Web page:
Dart

Dart is a gap-blocked run where the backside tackle pulls to lead the way for the tailback, essentially functioning as an Iso play out of spread formations. This play was utilized in the days of Tom Osborne, under the name 47/43 Tackle Trap, as a compliment to the Zone Lead of 47/43 Draw in the Osborne offense. Recently, the Baylor offense of Art Briles utilized Dart as a base run attached to their RPO series. Last year against the Illini, Nebraska utilized QB Dart with QB Tommy Armstrong, although the result was less than desirable, as the Huskers did not have the adequate OL personnel to execute gap scheme runs.

Dart, when used as a Spread Iso, is a great call against defenses with 6 in the box. It also distorts the reads of the linebackers by appearing to be Inside Zone away from the point of attack, before the dancing bear BST wraps around into the B gap bubble. I’m sure this play will be utilized against Wisconsin, as their Odd Front will leave an open B gap and will allow the Husker OL to double on the nose guard with a Slap call, defining the point of attack even wider.

Inside Trap-”Gut”

Although Nebraska has ran the official play of the state of Nebraska twice before in the Mike Riley era, the Huskers had not ran it to the tailback, opting instead to give the ball on the trap play to the fullback position; the position synonymous with Nebraska grit.

On the first play of the 4th quarter, Nebraska faced a 4th & 1 while up 21-6 and looking to plunge the dagger into Illinois for the game. The Huskers, who at this point had worked the frontside 3 tech mercilessly with Duo and Steeler runs, opted to play upon the Illini 3 tech, anticipating that the 3 would mount an undisciplined charge upfield to split a Deuce block (OG and OT double).

Instead, Illinois aligns with down defenders in the A gaps, which results in the MIKE crashing into his B gap run fit to be the victim for the kick-out block by Jerald Foster. While center Michael Decker blocks back on the defender aligned over Foster, right guard Tanner Farmer returns the favor for Decker, blocking down on the shaded nose, who immediately submarines and muddies up the path.

Seeing this, Mikale Wilbon bangs the play to the backside, picking up 2 yards for a crucial fourth down conversion. Good vision and wiggle by Wilbon allowed this play to be successful despite the two shaded nose guards for Illinois doing everything to subvert the play. What I really like about this play is that had the trap been called to a fullback, a fullback likely would have tried to jam the ball into the A gap, rather than display the vision and lateral movement of Wilbon. Without this vision and lateral movement, this play would have been blown up in the A gap. But because of the aforementioned attributes of Wilbon, the chains were moved for a fresh set of downs.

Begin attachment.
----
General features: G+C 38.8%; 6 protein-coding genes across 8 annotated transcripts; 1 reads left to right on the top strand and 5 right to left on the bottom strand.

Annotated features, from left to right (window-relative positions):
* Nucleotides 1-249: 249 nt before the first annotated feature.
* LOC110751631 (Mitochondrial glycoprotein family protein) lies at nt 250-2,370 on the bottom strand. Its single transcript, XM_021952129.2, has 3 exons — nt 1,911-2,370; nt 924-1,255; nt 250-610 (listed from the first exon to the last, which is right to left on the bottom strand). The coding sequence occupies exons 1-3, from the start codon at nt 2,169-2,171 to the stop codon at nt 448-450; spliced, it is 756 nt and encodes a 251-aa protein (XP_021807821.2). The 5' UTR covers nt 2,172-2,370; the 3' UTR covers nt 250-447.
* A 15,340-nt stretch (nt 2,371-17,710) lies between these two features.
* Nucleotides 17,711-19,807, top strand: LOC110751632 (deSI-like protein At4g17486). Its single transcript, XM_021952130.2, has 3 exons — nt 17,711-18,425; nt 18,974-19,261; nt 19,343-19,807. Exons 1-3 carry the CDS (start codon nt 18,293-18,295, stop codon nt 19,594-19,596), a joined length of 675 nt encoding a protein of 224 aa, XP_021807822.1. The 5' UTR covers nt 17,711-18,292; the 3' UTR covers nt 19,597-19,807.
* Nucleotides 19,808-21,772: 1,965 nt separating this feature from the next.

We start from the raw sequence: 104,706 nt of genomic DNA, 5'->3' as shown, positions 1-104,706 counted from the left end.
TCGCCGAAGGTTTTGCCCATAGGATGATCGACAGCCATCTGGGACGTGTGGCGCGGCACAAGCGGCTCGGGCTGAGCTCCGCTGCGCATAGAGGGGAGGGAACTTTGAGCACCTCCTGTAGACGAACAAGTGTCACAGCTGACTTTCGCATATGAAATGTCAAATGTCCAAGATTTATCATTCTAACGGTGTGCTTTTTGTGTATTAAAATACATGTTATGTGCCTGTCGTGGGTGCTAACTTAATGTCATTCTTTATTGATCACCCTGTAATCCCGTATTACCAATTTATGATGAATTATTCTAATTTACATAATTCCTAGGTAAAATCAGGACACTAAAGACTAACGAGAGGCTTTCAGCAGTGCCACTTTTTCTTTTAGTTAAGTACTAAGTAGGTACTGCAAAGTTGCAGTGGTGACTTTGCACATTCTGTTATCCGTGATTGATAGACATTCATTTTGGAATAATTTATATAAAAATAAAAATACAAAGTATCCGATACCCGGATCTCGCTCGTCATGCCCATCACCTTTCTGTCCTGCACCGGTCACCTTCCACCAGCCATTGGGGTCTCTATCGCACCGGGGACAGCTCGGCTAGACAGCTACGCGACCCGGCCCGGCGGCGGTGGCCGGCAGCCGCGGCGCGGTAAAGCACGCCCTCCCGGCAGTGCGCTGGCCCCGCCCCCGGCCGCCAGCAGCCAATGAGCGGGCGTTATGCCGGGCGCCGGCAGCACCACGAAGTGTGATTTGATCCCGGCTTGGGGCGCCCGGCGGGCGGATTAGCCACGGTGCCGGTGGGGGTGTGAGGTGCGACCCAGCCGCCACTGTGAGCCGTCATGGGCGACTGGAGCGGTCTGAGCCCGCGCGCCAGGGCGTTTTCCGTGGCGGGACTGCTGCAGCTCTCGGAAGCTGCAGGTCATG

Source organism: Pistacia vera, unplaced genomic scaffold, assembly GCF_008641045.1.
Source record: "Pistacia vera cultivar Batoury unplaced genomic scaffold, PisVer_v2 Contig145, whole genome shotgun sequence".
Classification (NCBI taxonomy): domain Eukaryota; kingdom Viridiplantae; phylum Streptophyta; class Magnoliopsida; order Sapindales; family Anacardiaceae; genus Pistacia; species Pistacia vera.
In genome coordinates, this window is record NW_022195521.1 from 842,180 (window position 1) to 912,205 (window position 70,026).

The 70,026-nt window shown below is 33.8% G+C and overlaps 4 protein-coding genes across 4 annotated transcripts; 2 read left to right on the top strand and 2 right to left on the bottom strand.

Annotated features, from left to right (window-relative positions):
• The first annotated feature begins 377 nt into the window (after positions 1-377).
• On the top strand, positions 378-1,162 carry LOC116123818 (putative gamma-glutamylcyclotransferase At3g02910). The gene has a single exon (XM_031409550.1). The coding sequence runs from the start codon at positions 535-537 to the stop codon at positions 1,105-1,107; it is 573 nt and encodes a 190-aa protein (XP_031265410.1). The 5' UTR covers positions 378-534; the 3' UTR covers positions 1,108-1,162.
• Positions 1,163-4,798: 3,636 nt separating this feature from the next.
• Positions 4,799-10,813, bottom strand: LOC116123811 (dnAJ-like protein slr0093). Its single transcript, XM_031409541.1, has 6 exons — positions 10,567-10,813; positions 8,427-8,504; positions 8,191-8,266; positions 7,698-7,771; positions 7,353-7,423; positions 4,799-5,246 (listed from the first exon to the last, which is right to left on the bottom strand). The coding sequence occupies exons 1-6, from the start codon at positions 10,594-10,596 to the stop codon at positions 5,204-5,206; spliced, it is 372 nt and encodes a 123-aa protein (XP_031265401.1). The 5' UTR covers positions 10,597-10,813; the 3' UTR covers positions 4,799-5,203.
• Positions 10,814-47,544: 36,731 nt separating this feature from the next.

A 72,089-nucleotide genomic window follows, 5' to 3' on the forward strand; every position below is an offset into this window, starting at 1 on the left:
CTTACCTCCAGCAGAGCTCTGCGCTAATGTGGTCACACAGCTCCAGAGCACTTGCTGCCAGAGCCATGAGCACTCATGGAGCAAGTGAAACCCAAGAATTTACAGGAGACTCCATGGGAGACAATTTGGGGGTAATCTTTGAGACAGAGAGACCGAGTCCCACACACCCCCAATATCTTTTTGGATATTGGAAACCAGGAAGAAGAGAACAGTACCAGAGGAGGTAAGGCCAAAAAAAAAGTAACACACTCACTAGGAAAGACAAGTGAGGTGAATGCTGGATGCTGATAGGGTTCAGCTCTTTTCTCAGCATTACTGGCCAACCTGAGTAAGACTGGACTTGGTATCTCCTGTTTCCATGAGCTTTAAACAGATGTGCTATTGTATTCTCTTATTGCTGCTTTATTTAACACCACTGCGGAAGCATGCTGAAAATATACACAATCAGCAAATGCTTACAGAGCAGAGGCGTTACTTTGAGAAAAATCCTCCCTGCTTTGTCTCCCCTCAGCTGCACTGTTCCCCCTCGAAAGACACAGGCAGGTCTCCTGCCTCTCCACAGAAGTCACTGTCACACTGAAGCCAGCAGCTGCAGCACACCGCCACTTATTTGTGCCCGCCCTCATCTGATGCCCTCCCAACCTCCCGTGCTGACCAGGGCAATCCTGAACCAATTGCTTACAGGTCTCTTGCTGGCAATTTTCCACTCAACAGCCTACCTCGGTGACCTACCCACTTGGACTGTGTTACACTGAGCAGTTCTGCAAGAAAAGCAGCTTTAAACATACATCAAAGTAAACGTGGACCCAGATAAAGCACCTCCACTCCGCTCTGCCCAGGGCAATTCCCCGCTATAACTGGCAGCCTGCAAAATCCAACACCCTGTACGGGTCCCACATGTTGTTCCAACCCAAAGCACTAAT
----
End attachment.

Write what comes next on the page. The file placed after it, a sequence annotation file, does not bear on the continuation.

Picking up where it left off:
Despite the fact that Illinois used two shaded noses on the play, the overall blocking scheme would stay intact against Wisconsin’s Odd Front, just with Decker & Farmer doubling on the Wisconsin nose guard, back to the Weak Inside Linebacker; while Jerald Foster would pull to the Strong Inside Linebacker.

The execution that Nebraska displayed against the Illini was a great confidence booster heading into Wisconsin week. I don’t think anyone would disagree that OL play, or lack thereof, against the Badgers the past two seasons has been a central theme in the excruciating losses to the Ditch Weasels. Although no one will confuse the 2017 OL with the 1994 Pipeline, I do think that our rushing output against Wisconsin will be better than the past two match-ups, due to our ability to run gap-blocked runs with upgraded personnel. Last season, a well-timed Counter play with excellent execution could have potentially been the difference in the 23-17 overtime loss, by getting the ultra-aggressive Wisconsin linebackers out of position to be sealed off by the pull-wrap block of the H-Back. Unfortunately Nebraska’s offensive line personnel, particularly in the G-C-G area, precluded the Huskers from utilizing such concepts at that juncture of the 2016 season.

On Saturday, I think it’s safe to say that our game plan will feature a core objective of getting the nose guard blocked with an Ace block (center and playside guard) on plays like Duo, Power, and Counter against the Badgers. It sounds like something Lee Corso would have said on NCAA 2005, but this game will be decided in the trenches.

GBR!